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(This is not homework; a friend shared with me this puzzler and neither of us can figure it out.) Suppose you are in a plane traveling at velocity $v_1$ relative to the ground. The flight attendent pushes a cart of mass, say, $m$, accelerating it from rest to $v_2$, relative to the plane (so relative to the ground, its velocity goes from $v_1$ to $v_1+v_2$). From your perspective, the work done is then $$W = \Delta E = \dfrac{1}{2}mv_2^2$$ but from the perspective of the ground, the work done is $$W = \Delta E = \dfrac{1}{2}m(v_1+v_2)^2 - \dfrac{1}{2}mv_1^2 = \dfrac{1}{2}mv_2^2 + mv_1v_2.$$ Why are these quantities unequal?

I've seen some similar problems, like a body colliding with a wall in different reference frames, but I don't have the physics experience to tell if that question is analogous to this one. So, my apologies if this is a duplicate. :)

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    $\begingroup$ yes, both work and kinetic energy are dependent of the reference frame $\endgroup$ – user83548 Dec 12 '15 at 1:13
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    $\begingroup$ What do the flight attendant's feet push on? $\endgroup$ – Daniel Griscom Dec 12 '15 at 1:28
  • $\begingroup$ What Daniel says. Imagine a light boat on still water instead of a plane. To push an object and keep the boat still relative to the water, work must be done to compensate for the reaction on the boat. Same for keeping a boat/plane moving at constant velocity. $\endgroup$ – udrv Dec 12 '15 at 2:05
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    $\begingroup$ This is a duplicate of this question if you just replace the waitress pushing a cart with a gun firing a bullet. $\endgroup$ – Brionius Dec 12 '15 at 5:31
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There is a subtlety involved here. Let's phrase the problem this way: Say that the flight attendant has an amount of energy E to accelerate his cart to a speed $v_2$ with respect to the plane. If he does that while the plane is sitting on the ground, the total energy of the cart is $\frac{\text{mv}_2^2}{2}$. If he does that when the plane is in the air flying at speed $v_1$, then the total energy of the cart is $\frac{\text{mv}_2^2}{2}+\text{mv}_1 v_2$ which is greater than the total energy of the cart in the first case even though the attendant did the same amount of work in both cases. So we seem to have a paradox.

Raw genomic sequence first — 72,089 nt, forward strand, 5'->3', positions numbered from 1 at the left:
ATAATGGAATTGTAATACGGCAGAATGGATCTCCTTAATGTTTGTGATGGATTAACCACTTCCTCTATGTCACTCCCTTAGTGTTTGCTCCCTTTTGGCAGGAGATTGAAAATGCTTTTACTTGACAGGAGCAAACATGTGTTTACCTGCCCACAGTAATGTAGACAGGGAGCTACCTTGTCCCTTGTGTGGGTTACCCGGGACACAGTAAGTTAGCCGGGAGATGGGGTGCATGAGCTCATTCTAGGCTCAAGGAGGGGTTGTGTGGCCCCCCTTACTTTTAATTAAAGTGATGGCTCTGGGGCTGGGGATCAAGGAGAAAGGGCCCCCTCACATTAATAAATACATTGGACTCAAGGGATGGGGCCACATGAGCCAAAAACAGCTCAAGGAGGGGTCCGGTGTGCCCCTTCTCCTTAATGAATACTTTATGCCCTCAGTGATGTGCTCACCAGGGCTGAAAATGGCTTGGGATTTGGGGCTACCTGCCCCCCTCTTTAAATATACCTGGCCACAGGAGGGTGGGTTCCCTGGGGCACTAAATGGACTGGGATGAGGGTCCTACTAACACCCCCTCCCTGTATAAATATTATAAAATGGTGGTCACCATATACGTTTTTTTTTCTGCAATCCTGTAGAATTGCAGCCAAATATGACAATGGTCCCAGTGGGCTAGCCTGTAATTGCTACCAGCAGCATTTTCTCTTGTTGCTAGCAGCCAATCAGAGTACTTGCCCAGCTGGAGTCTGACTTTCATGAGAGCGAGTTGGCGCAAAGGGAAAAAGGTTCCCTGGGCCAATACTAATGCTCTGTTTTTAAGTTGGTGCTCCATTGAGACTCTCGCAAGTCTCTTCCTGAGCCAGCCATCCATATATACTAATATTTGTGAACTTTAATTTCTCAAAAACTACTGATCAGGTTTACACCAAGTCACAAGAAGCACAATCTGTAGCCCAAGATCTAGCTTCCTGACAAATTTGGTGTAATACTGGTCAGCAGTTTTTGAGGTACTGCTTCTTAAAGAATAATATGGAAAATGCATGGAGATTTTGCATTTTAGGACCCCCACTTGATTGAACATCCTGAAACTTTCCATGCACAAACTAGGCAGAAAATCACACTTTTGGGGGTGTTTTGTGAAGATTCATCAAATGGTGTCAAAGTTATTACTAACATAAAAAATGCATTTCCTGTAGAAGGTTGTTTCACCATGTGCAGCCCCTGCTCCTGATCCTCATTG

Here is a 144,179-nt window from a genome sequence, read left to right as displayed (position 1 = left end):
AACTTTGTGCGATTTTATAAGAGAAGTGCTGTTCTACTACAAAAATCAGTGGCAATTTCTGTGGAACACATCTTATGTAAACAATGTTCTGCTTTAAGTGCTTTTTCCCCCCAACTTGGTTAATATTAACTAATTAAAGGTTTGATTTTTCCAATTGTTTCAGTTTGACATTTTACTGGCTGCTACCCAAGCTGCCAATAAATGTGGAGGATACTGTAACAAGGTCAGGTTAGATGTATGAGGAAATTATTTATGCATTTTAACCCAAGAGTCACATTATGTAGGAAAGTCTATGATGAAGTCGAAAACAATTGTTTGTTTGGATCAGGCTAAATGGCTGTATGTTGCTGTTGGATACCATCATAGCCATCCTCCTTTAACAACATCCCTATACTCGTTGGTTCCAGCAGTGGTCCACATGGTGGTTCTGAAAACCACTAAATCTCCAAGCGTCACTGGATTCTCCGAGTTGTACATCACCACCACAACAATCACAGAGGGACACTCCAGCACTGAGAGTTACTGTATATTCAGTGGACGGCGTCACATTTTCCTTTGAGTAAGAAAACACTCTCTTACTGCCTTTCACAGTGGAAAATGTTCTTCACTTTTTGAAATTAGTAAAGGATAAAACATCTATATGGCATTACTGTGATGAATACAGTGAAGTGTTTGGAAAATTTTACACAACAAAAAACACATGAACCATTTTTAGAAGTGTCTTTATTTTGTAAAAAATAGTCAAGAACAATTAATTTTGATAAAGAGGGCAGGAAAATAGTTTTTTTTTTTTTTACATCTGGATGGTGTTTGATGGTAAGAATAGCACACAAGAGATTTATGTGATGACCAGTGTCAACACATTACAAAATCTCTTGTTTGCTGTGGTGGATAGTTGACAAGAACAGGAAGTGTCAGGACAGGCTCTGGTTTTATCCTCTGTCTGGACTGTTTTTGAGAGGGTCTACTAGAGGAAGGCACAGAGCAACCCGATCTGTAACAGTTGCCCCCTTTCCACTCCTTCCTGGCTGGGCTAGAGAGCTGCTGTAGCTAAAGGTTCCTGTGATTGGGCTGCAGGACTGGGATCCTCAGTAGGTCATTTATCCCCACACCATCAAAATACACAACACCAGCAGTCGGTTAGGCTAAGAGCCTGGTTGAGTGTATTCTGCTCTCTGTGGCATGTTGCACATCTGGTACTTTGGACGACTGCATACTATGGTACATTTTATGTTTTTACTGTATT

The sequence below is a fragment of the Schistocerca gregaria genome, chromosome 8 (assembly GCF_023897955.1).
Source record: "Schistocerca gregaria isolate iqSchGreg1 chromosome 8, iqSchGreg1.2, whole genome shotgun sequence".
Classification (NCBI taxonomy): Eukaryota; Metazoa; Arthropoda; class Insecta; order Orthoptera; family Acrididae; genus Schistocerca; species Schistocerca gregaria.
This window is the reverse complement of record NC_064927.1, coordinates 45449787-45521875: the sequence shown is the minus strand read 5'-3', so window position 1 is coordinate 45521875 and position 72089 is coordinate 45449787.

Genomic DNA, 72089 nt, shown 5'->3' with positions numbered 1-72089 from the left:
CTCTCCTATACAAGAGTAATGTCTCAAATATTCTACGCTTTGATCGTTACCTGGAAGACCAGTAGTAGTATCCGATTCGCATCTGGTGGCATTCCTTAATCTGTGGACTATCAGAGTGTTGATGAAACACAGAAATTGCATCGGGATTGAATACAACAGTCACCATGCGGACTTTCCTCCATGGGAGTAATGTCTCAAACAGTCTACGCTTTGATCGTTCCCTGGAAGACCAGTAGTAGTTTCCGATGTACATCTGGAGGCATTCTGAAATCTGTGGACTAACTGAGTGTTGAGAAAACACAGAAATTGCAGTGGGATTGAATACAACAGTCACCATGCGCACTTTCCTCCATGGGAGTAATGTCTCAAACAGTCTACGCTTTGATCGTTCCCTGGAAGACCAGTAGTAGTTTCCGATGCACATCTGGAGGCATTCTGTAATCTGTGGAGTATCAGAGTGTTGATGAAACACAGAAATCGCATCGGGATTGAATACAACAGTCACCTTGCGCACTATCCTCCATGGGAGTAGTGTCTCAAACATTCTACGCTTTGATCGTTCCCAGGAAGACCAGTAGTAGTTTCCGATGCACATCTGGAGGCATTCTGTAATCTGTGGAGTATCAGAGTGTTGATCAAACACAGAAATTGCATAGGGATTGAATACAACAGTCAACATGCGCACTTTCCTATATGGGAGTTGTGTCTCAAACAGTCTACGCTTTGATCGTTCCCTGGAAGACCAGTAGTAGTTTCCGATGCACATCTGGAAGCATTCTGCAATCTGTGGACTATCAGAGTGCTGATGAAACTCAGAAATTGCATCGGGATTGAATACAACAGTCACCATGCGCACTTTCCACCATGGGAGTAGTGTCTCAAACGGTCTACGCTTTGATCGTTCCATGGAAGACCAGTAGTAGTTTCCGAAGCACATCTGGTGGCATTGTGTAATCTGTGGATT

The key to unraveling the paradox is to recognize that when the flight attendant pushes the cart forward, he is pushing the rest of the plane backwards by some small velocity. That small decrease in the plane's velocity would seem to be so infinitesimal that it could be ignored, but when you consider the fact that the kinetic energy of the plane is proportional to its (very large) mass, even a small decrease in the plane's velocity can play a significant role here when considering the changes in energy. You'll find that the decrease in the kinetic energy of the plane cancels out the problematic $\text{mv}_1 v_2$ term, so that the total energy imparted to the entire system (plane+cart) by the attendant is the same in both cases.

Or, another way to look at it is if you require that the plane maintains the exact same velocity $v_1$ despite the fact that the flight attendant suddenly decides to push his cart forward at a velocity $v_2$, then the plane's engines are required to work a little harder briefly in order to maintain velocity $v_1$ against the force exerted by the flight attendant's feet in trying to push the rest of the plane slightly backwards when he pushes the cart forward. That additional energy provided by the plane's engines works out to be $\text{mv}_1 v_2$ which is the additional energy that you were wondering about in your originally stated problem.

Try working out the problem yourself in full and taking into account that the plane has some large (but finite) mass M and the cart has a smaller mass m. Assume that the plane has some high velocity $v_1$ and that an amount of energy is suddenly provided which propels the cart forward at a velocity $v_2$ with respect to the cart+plane center of mass. Using conservation of momentum, see how much the plane slows down as a result. Then calculate the total before and after energies and see how they compare.

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    $\begingroup$ It might clarify things a bit to say explicitly that you compute the change in the cart's energy in the two frames. $\endgroup$ – dmckee --- ex-moderator kitten Dec 12 '15 at 4:21
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Well there is no a priori reason to expect work to be a relativistic invariant.

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